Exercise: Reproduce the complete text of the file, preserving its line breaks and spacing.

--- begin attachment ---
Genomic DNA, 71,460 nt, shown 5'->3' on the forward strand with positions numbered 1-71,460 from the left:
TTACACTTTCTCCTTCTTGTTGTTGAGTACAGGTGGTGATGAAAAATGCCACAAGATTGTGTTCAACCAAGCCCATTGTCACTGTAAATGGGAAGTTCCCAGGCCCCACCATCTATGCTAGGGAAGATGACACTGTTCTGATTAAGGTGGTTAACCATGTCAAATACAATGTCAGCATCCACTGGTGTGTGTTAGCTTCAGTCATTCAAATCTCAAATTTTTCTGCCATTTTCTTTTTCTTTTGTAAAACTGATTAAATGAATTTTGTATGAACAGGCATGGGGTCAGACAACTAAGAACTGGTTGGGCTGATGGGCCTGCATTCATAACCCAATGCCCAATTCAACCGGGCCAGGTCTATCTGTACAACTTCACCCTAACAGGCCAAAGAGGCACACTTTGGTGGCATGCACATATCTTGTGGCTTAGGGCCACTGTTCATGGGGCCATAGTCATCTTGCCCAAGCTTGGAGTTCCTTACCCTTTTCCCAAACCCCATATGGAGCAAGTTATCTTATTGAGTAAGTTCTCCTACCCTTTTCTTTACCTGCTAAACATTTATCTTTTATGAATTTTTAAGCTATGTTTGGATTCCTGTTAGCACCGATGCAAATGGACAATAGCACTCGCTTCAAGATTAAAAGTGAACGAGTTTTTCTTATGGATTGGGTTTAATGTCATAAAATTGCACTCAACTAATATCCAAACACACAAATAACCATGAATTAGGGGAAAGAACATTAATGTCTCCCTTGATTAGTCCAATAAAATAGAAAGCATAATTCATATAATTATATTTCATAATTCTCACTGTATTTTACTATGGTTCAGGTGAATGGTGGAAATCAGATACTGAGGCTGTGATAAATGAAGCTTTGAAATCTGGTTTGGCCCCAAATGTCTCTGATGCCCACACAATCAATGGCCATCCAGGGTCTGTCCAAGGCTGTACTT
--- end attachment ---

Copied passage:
Genomic DNA, 71,460 nt, shown 5'->3' on the forward strand with positions numbered 1-71,460 from the left:
TTACACTTTCTCCTTCTTGTTGTTGAGTACAGGTGGTGATGAAAAATGCCACAAGATTGTGTTCAACCAAGCCCATTGTCACTGTAAATGGGAAGTTCCCAGGCCCCACCATCTATGCTAGGGAAGATGACACTGTTCTGATTAAGGTGGTTAACCATGTCAAATACAATGTCAGCATCCACTGGTGTGTGTTAGCTTCAGTCATTCAAATCTCAAATTTTTCTGCCATTTTCTTTTTCTTTTGTAAAACTGATTAAATGAATTTTGTATGAACAGGCATGGGGTCAGACAACTAAGAACTGGTTGGGCTGATGGGCCTGCATTCATAACCCAATGCCCAATTCAACCGGGCCAGGTCTATCTGTACAACTTCACCCTAACAGGCCAAAGAGGCACACTTTGGTGGCATGCACATATCTTGTGGCTTAGGGCCACTGTTCATGGGGCCATAGTCATCTTGCCCAAGCTTGGAGTTCCTTACCCTTTTCCCAAACCCCATATGGAGCAAGTTATCTTATTGAGTAAGTTCTCCTACCCTTTTCTTTACCTGCTAAACATTTATCTTTTATGAATTTTTAAGCTATGTTTGGATTCCTGTTAGCACCGATGCAAATGGACAATAGCACTCGCTTCAAGATTAAAAGTGAACGAGTTTTTCTTATGGATTGGGTTTAATGTCATAAAATTGCACTCAACTAATATCCAAACACACAAATAACCATGAATTAGGGGAAAGAACATTAATGTCTCCCTTGATTAGTCCAATAAAATAGAAAGCATAATTCATATAATTATATTTCATAATTCTCACTGTATTTTACTATGGTTCAGGTGAATGGTGGAAATCAGATACTGAGGCTGTGATAAATGAAGCTTTGAAATCTGGTTTGGCCCCAAATGTCTCTGATGCCCACACAATCAATGGCCATCCAGGGTCTGTCCAAGGCTGTACTT